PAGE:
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KATHRYN (4:14 p.m.)
Court’s adjourned. It’ll start again at 8:45 a.m. tomorrow with opening statements. Check back with us for more updates.
KATHRYN (4:11 p.m.)
The jurors and alternates were sworn in.
The jury is indeed five men and one woman. The alternates are two women and one man.
None on the panel are black. They appear to range in age from their 20s to their 50s or 60s.
The judge excuses them for the day. They will return at 8:45 a.m. Wednesday for the trial to begin with opening arguments.
“Avoid hearing or saying anything about this like the plague,” Judge Bulone tells them before they go.
KATHRYN (3:42 p.m.)
We have a jury. Based on names, it appears to be five men and one woman.
The other two black jurors did not make the cut.
They also picked three alternates. By name, it appears to be one man and two women.
KATHRYN (3:38 p.m.)
Lawyers are now using what’s called peremptory challenges to strike jurors. That means they don’t need a reason to strike them — unless the strike is based solely on race or gender.
The defense tried to strike an African American female juror, one of three black jurors remaining in the jury pool. Prosecutor Fred Schaub objected, asking for a reason other than race.
Defense attorney John Trevena says it had to do with her job in the medical field working in a trauma unit. He also says the defense team’s jury consultant found a few prior arrests for the woman.
The prospective juror indicated on her written juror form she had never been accused of a crime.
Judge Bulone called her back to discuss those arrests, which she explained further. She seemed to have some confusion over whether she was arrested or charged for the crimes. She left the room again.
Bulone asked whether the defense ran sheets on every prospective juror.
“The issue isn’t that she has a prior record,” defense attorney Coy said. “The issue is she failed to tell about it on the juror form.”
The judge asks again whether they ran rap sheets on every prospective juror.
“If you were genuine about this you would have done it with everyone, not just the African-American,” he said.
It got tense after some pushback from attorney John Trevena resenting the implication.
“I have to do a genuine analysis,” Bulone said. “That’s part of my job.”
They did run rap sheets, Trevena and attorney Bryant Camareno said, and they began reading out priors of other prospective jurors to prove it.
Bulone, appeased, asked about their job concerns
“Someone who works in trauma on a daily basis may have certain feelings about… someone who is shot,” Trevena said.
Bulone ended up allowing the strike, reluctantly.
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“Let’s just say I’m not 100 percent convinced, but I guess based upon the preponderance of evidence here I’ll grant it,” he said.
Only two black jurors remain in the pool.
KATHRYN (2:40 p.m.)
Coy is finished questioning. The jurors are now filing out of the room so the lawyers can pick a jury.
DAN AND KATHRYN (2:38 p.m.)
Coy asks if everyone understands that Drejka has a constitutional right to choose not to testify. Everyone does.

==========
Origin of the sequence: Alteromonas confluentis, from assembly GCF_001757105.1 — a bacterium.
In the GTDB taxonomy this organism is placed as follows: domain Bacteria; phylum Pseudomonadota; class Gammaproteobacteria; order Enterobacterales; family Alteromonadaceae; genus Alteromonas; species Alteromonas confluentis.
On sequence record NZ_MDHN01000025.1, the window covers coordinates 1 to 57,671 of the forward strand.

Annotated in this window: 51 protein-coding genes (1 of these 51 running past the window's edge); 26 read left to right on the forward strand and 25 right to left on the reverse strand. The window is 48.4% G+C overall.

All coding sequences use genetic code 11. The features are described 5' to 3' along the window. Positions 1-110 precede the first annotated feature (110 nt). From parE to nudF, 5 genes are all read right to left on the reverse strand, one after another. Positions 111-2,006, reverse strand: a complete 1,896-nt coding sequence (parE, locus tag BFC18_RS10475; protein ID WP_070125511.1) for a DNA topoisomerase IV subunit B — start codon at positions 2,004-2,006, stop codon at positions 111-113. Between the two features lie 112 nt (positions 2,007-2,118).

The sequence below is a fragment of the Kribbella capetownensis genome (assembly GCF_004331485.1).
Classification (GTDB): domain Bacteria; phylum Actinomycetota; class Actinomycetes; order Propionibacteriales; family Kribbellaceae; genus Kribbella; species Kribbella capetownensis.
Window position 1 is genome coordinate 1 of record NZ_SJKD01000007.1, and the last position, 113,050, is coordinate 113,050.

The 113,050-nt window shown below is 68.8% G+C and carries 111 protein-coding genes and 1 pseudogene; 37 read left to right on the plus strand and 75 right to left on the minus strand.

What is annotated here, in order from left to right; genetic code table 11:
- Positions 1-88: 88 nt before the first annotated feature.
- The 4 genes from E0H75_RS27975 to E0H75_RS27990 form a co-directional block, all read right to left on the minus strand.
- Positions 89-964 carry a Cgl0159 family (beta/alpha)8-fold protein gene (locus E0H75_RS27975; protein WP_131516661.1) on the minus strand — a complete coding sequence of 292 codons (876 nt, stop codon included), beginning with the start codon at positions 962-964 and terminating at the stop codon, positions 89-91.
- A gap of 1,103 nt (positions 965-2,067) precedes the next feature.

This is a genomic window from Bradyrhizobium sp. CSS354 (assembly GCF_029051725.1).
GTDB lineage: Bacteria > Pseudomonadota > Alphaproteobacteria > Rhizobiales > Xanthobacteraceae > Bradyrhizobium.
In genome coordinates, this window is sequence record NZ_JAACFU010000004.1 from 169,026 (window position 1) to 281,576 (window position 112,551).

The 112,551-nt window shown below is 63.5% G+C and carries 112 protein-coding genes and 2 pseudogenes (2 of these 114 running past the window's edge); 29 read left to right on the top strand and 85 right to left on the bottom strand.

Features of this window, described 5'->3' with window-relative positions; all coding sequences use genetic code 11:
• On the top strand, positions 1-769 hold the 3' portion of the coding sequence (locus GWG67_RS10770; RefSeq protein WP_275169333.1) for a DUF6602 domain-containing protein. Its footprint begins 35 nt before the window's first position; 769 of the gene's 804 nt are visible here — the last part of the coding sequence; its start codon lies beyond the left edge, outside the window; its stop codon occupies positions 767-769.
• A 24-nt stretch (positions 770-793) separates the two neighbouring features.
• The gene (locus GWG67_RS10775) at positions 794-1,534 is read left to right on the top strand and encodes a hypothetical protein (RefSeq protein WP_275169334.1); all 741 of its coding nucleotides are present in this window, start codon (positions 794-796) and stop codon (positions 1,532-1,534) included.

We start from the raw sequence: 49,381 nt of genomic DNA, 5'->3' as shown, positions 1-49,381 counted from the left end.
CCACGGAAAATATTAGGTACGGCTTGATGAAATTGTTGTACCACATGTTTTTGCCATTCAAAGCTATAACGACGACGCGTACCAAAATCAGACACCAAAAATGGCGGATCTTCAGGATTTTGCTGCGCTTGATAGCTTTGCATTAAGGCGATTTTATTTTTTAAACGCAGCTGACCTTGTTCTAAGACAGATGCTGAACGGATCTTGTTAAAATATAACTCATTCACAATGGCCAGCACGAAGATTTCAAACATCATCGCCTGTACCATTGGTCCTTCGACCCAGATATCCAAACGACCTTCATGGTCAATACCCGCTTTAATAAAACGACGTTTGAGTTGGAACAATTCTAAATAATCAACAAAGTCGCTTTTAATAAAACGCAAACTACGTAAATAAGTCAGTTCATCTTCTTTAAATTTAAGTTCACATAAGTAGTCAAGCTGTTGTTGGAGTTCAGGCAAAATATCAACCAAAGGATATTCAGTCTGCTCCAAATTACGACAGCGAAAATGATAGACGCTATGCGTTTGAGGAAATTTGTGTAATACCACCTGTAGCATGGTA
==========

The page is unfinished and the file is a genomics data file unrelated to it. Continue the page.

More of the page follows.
She asks if everyone understands that the state has the burden of proof. All understand.
She asks if anybody thinks they might be swayed if they came to the courthouse tomorrow and saw protesters? No one says they would.
Coy asks a specific juror if he thinks he could be fair and impartial. Before lunch, the juror said he had strong feelings about traffic signs. He pauses before answering.
“It’s too personal for me right now,” he says. “Eighty to 90 percent of the stress throughout my day is having to call out people for parking where they shouldn’t be parking.”
He ultimately says he doesn’t think he’d be a good juror for this case.
Coy directs the question to another prospective juror, one who said he was pro-gun before lunch.
“I believe in self-defense, but I don’t believe in gun violence,” he says.
He may be too biased to be a fair and impartial juror, he says.
KATHRYN (2:26 p.m.)
Coy zeroes in on a potential juror who said he got in a fight with a guy at a party. The man used the phrase “instinctively reacted” after the guy threw a punch.
The juror elaborates that the guy was drunkenly arguing with his girlfriend and saw the juror watching. The guy walked up the stairs to him, and the juror held up his hands: “I don’t want any trouble.” The guy punched him, and the juror punched back, knocking him down the stairs.
He tells Coy that he blacked out and doesn’t remember hitting the guy.
Coy focused in on what the juror was thinking in much the same way the jury will have to do for Drejka.
DAN AND KATHRYN (2:16 p.m.)
Coy asks about other self-defense items jurors possess besides firearms.
A woman who is married to a corrections officer says her husband collects knives, along with owning guns. Coy follows up with a question about why she doesn’t own guns herself.
“I was just kind of raised never to need them,” she says.
An older woman says she has a black belt in karate.
“So you are the self defense,” Coy says.
A man says he practices mixed martial arts. He also owns a pocket knife.
“I have a Taser,” says one woman. “I called the St. Pete Police Department before I bought it and I learned you can’t get the one that reaches out and grabs people. … I work 2 to 5 a.m. That’s when the freaks come out.”
Another woman: “In the house, I have knives. We have golf clubs ... You hear about intruders.”
DAN (2:08 p.m.)
Back from lunch. The judge and the lawyers discussed challenges to two potential jurors. One is a man who said he has a concealed weapons permit and leans toward the defense without having any of the case facts. The other says he gets frustrated when people don’t obey traffic laws, including those having to do with handicapped parking.
After discussion, the jury pool is brought back in. Defense attorney Theresa Jean-Pierre Coy begins questions for the defense. She starts by asking more about weapons jurors own.
KATHRYN (12:53 p.m.)
The jurors are breaking for lunch until 1:55 p.m. We’ll be back then.
KATHRYN (12:47 p.m.)
Regarding an earlier post, a story commenter pointed out that stand your ground language is in the justifiable use of force law. He’s right. The phrase "stand his or her ground” is in statute 776.012, as well the original stand your ground bill language.
Thanks, commenter. Keep the information and questions coming.
KATHRYN (12:26 p.m.)